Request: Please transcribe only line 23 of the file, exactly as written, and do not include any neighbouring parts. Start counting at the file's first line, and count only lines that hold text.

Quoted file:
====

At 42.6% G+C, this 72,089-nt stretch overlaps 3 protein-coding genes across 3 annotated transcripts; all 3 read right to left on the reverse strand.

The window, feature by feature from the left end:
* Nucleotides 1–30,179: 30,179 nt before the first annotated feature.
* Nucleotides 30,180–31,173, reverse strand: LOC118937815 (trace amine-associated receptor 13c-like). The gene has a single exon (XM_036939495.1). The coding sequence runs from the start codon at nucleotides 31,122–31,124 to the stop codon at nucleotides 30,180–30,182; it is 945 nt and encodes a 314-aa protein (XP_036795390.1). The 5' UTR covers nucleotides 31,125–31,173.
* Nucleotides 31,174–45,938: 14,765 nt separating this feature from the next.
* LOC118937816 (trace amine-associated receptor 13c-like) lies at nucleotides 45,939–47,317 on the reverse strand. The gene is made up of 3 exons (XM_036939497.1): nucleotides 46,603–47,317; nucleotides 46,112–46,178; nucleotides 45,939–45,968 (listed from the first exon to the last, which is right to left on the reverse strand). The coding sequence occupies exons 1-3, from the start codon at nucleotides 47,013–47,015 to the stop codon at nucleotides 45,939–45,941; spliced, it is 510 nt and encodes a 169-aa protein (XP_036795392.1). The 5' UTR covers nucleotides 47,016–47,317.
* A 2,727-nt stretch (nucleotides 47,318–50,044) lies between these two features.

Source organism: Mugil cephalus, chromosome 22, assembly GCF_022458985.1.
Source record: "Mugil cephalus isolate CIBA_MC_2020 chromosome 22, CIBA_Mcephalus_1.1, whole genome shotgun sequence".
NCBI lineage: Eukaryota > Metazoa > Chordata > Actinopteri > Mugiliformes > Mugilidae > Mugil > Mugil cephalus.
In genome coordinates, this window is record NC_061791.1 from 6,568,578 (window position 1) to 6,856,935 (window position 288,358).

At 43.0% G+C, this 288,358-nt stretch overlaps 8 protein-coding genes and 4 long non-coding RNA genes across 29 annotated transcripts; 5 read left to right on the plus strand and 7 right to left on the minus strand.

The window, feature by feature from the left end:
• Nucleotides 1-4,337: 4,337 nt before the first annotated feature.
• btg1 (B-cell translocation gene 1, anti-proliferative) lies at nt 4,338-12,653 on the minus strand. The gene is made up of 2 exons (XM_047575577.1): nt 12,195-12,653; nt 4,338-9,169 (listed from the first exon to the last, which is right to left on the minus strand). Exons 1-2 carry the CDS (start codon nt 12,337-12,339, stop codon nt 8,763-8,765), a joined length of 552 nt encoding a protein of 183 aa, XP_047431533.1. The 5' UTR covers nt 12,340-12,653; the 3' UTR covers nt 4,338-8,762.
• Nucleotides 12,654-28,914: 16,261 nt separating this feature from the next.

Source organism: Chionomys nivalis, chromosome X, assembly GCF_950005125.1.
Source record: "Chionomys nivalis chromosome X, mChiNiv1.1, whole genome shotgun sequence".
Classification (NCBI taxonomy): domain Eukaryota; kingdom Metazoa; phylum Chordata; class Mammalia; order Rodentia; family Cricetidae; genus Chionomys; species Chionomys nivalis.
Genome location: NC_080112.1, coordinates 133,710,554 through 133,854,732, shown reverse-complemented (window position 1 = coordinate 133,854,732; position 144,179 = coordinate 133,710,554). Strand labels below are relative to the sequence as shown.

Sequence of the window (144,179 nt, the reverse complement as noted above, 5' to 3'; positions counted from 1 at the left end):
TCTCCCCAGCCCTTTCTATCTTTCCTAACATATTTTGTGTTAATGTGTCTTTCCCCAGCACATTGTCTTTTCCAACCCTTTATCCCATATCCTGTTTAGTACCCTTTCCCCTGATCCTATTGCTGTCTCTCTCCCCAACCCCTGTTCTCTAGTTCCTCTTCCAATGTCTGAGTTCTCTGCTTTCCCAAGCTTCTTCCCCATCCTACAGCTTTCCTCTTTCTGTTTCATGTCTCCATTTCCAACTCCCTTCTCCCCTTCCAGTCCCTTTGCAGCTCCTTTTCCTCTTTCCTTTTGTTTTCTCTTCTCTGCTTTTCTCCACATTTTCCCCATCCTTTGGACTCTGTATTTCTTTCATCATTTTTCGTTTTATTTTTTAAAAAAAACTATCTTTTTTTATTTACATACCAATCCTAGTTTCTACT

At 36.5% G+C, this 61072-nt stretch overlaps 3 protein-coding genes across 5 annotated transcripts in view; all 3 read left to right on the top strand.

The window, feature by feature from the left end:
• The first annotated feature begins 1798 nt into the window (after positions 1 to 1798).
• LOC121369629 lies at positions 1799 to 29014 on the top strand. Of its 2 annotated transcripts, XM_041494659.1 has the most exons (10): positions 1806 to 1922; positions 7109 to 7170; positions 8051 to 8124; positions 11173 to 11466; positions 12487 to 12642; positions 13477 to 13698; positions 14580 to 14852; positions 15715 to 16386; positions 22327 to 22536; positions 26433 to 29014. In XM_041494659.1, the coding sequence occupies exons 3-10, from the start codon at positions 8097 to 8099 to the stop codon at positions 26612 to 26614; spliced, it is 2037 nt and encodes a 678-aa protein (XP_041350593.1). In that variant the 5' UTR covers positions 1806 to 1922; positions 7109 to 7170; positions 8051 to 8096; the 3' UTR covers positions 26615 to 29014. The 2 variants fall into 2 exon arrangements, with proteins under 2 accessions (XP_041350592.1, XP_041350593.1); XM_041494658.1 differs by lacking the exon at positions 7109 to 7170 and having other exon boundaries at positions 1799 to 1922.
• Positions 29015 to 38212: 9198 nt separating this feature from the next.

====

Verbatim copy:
At 36.5% G+C, this 61072-nt stretch overlaps 3 protein-coding genes across 5 annotated transcripts in view; all 3 read left to right on the top strand.